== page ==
Lahore: Former Foreign Minister Shah Mahmood Qureshi, who recently quit the ruling Pakistan People's Party, on Wednesday said he was yet to decide on an offer to join the main opposition PML-N party.
Speaking to reporters after a meeting with PML-N chief Nawaz Sharif, Qureshi said he would make an announcement about his political future at a rally to be held at Ghotki in Sindh province on November 27.
Asked which political party he planned to join, Qureshi said, "The PML-N's leadership invited me to join them but I told them that I will announce my final decision during the public rally in Ghotki".
He said Pakistan Tehrik-e-Insaf chief Imran Khan too had invited him to join that party. Qureshi alleged the government was creating hurdles in organising a rally at Ghotki.
"I selected a place to conduct the rally but the local administration didn't permit me to do so. Later I selected another place but the officials are not permitting me to go ahead," he said.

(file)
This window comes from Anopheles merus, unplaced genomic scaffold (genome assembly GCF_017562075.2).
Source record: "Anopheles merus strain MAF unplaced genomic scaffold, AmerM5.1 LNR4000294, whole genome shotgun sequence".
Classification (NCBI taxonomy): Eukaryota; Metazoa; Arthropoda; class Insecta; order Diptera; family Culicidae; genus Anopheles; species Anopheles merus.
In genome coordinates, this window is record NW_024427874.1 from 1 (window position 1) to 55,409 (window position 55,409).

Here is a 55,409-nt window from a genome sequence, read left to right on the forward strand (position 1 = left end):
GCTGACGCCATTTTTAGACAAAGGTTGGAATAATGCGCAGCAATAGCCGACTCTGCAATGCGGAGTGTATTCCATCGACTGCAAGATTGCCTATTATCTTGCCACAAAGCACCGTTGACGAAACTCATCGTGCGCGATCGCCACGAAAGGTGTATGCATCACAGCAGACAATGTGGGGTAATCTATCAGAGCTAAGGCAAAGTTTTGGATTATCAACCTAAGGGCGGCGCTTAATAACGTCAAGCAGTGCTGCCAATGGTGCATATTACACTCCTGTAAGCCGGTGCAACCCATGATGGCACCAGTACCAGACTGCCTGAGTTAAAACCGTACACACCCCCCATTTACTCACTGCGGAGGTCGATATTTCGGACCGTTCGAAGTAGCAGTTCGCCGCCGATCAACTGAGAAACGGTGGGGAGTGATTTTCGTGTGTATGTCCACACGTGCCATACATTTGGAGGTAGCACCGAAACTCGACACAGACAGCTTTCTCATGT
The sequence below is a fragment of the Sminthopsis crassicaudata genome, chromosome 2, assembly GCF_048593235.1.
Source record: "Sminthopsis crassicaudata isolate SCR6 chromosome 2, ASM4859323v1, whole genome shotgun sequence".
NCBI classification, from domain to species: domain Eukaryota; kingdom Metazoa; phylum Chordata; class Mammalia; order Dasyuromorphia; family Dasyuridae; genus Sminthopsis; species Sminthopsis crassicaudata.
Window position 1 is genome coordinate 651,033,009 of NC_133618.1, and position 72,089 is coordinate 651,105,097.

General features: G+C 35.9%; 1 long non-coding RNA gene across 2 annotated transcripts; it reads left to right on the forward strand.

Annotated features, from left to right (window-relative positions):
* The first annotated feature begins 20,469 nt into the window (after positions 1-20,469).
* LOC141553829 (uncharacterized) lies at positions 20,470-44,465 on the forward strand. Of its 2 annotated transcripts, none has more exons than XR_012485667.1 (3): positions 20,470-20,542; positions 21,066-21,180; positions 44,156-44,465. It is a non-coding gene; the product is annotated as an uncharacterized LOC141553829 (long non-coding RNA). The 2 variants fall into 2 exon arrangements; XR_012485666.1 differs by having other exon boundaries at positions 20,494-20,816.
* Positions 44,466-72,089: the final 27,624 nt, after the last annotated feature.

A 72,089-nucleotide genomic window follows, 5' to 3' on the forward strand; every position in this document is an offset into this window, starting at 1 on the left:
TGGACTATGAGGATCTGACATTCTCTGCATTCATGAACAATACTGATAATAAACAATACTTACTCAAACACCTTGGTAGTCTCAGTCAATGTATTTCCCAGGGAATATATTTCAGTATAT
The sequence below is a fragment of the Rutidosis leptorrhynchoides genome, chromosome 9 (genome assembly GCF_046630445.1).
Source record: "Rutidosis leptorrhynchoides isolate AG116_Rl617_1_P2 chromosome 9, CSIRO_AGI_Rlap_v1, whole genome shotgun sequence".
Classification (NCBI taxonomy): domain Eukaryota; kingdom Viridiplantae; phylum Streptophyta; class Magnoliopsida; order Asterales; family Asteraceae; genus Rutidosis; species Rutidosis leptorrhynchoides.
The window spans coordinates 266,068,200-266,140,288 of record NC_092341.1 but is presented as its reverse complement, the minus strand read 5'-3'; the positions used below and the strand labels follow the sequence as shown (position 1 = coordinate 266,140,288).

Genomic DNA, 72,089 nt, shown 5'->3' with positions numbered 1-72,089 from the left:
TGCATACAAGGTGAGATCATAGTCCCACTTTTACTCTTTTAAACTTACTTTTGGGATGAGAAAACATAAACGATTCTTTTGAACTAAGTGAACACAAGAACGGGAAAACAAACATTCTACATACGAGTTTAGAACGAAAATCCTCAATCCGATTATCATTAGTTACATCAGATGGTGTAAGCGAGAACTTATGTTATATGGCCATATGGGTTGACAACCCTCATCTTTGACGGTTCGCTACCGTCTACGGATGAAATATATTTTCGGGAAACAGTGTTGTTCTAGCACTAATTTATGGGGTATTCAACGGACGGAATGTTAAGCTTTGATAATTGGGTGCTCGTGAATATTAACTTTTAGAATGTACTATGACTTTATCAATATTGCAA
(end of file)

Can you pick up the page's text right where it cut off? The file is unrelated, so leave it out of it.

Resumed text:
The former minister recently resigned from both the PPP and the parliament and launched a scathing attack on President Asif Ali Zardari, saying he was acting against Pakistan’s national interest.
Responding to a question, Qureshi described Ambassador to the US Husain Haqqani's resignation as a correct step and said it would help authorities to probe the memo that was allegedly sent by the government to former US military chief Admiral Mike Mullen.
He urged the government to probe the serious issue on merit and to take action against those involved in drafting the memo.
He said he had told the PML-N's leadership that he had resigned from the PPP because the government had "failed to govern well". He said it was the need of the hour that the entire political leadership should develop consensus on tackling Pakistan's problems.
"I recommend that an independent Election Commission should be formed to conduct free, fair and transparent elections.
This Election Commission should be monitored by the superior judiciary and I will request the Chief Justice to play his role in this regard," he said.
Pakistan needs an interim political set-up that could oversee free and fair elections, he said.